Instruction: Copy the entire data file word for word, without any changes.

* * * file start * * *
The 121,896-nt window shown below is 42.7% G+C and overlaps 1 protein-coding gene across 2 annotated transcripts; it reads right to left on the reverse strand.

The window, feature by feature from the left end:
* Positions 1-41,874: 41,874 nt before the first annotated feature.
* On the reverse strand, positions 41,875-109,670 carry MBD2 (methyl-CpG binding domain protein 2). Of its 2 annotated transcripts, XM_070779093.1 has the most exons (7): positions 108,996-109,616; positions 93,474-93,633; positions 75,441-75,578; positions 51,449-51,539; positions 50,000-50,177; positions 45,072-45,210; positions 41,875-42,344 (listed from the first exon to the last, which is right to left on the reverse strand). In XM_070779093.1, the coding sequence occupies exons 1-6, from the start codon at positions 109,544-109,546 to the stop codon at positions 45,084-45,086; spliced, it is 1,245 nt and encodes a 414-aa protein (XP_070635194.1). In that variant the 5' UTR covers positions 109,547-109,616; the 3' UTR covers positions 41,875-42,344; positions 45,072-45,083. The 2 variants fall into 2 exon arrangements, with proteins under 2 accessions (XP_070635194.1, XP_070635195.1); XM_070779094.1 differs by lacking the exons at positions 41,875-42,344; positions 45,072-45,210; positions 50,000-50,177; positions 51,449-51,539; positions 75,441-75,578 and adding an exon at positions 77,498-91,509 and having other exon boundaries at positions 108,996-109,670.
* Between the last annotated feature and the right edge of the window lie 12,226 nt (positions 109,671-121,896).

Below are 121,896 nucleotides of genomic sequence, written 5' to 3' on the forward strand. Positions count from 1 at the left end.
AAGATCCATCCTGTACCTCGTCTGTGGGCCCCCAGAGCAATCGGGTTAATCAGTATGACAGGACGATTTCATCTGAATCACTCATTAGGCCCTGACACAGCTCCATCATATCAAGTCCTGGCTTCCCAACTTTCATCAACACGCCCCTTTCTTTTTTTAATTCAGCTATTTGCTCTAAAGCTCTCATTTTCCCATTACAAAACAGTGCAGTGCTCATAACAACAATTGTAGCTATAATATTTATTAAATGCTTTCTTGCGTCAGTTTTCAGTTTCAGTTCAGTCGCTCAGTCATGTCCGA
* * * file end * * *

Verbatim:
The 121,896-nt window shown below is 42.7% G+C and overlaps 1 protein-coding gene across 2 annotated transcripts; it reads right to left on the reverse strand.

The window, feature by feature from the left end:
* Positions 1-41,874: 41,874 nt before the first annotated feature.
* On the reverse strand, positions 41,875-109,670 carry MBD2 (methyl-CpG binding domain protein 2). Of its 2 annotated transcripts, XM_070779093.1 has the most exons (7): positions 108,996-109,616; positions 93,474-93,633; positions 75,441-75,578; positions 51,449-51,539; positions 50,000-50,177; positions 45,072-45,210; positions 41,875-42,344 (listed from the first exon to the last, which is right to left on the reverse strand). In XM_070779093.1, the coding sequence occupies exons 1-6, from the start codon at positions 109,544-109,546 to the stop codon at positions 45,084-45,086; spliced, it is 1,245 nt and encodes a 414-aa protein (XP_070635194.1). In that variant the 5' UTR covers positions 109,547-109,616; the 3' UTR covers positions 41,875-42,344; positions 45,072-45,083. The 2 variants fall into 2 exon arrangements, with proteins under 2 accessions (XP_070635194.1, XP_070635195.1); XM_070779094.1 differs by lacking the exons at positions 41,875-42,344; positions 45,072-45,210; positions 50,000-50,177; positions 51,449-51,539; positions 75,441-75,578 and adding an exon at positions 77,498-91,509 and having other exon boundaries at positions 108,996-109,670.
* Between the last annotated feature and the right edge of the window lie 12,226 nt (positions 109,671-121,896).

Below are 121,896 nucleotides of genomic sequence, written 5' to 3' on the forward strand. Positions count from 1 at the left end.
AAGATCCATCCTGTACCTCGTCTGTGGGCCCCCAGAGCAATCGGGTTAATCAGTATGACAGGACGATTTCATCTGAATCACTCATTAGGCCCTGACACAGCTCCATCATATCAAGTCCTGGCTTCCCAACTTTCATCAACACGCCCCTTTCTTTTTTTAATTCAGCTATTTGCTCTAAAGCTCTCATTTTCCCATTACAAAACAGTGCAGTGCTCATAACAACAATTGTAGCTATAATATTTATTAAATGCTTTCTTGCGTCAGTTTTCAGTTTCAGTTCAGTCGCTCAGTCATGTCCGA